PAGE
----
An end to the storm in external markets helped crops seize back some ground lost in the last session, when wheat set a 2009 low and corn neared one.
The round of sharp share declines waned in Asian trading, with Tokyo's Nikkei index closing 0.2% higher helped by a 0.9% rise by 06:30 GMT in Shanghai stocks, whose weakness on Monday set investors fretting.
Oil made some headway, adding 0.4% to $67.01 a barrel. And the dollar weakened too, a sign of improving global economic confidence, besides making dollar-denominated crops less expensive to foreign buyers.
Still, among major crops, it was ringgit-denominated palm oil which responded best, adding 1.5% amid rising hopes for demand at a time when Malaysian output is flagging.
"China and India's consumption should surpass [that of] the US and European Union combined by 2010, while another 1bn African consumers are keen to join the global economy," CLSA said in a research note.
"Even a pick-up in [vegetable oil] harvests might not be enough to replenish stocks."
In the short-term, the market has to deal with the extra demand caused by the Asian festival season, which starts with Ramadan later this month and ends in October with China's Mid-Autumn celebrations and the Hindu Diwali festival.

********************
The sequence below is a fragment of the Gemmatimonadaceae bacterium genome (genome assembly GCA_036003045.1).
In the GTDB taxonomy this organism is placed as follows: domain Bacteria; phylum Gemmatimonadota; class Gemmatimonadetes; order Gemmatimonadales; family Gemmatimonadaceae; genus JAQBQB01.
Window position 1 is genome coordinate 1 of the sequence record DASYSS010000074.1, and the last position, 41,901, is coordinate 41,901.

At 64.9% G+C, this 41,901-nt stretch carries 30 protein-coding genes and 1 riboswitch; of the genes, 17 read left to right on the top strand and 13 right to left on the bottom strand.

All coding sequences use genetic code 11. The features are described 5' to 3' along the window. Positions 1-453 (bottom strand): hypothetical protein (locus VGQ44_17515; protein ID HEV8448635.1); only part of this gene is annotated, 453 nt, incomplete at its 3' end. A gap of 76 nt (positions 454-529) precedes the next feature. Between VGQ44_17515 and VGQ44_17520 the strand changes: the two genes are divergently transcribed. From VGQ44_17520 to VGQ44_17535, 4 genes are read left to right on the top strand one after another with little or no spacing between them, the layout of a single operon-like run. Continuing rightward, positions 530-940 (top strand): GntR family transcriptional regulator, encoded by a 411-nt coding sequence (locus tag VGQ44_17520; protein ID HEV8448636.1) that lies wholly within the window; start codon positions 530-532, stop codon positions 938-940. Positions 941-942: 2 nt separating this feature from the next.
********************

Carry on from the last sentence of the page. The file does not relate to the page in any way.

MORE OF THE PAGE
Benchmark November palm oil futures added 35 ringgit to 2,370 ringgit per tonne on morning trade on the Bursa Malaysia Derivatives Exchange.
Palm oil's vegetable oil rival, soybeans, was leading the pack in Chicago too, as investors wondered whether the crop had not been oversold in slumping 21% in two trading days.
Bullish sentiment has been sapped by data showing waning demand by US soybean crushers, and amid concerns that China will not keep up the pace of bean imports.
Meanwhile, ideal weather has raised the prospect of a big harvest, which ProFarmer appears to have identified on the first day of a crop tour in Ohio.
Nonetheless, September soybeans recovered 0.9% to $9.97 ¼ a bushel, with the better traded November contract adding 0.9% to $9.63 a bushel.
ProFarmer identified bumper Ohio corn yields too, up more than 7%. Which was one reason why corn, as measured by the September contract, on Monday came within 0.25 cents of its 2009 low for a near-term contract of $3.04 a bushel.
Still, amid a better financial markets climate, the contract added 0.6% to $3.16 a bushel, with the December lot up 0.6% at $323 ¾ a bushel.
Wheat recovered better, after official US data showed the harvest of the spring crop well behind, leaving it open to weather threats.
The US Department of Agriculture's weekly crop progress report showed that just 13% of the crop had been harvested so far, compared with nearly one-half in a typical year.
North Dakota was particularly behind, having 4% in the bin compared with 44% normally.
The delay reflects to a large part the late planting of the crop. Still, it indicates just what a hindrance that has been and leaves the crop – while currently in good health – open to deterioration.
September wheat stood 0.9% higher at $4.76 a bushel, having dropped to $4.65 ¼ a bushel on Monday, its lowest this year and within 2% of hitting its cheapest for more than two years.
December wheat added 0.7% to $5.02 ¾ a bushel.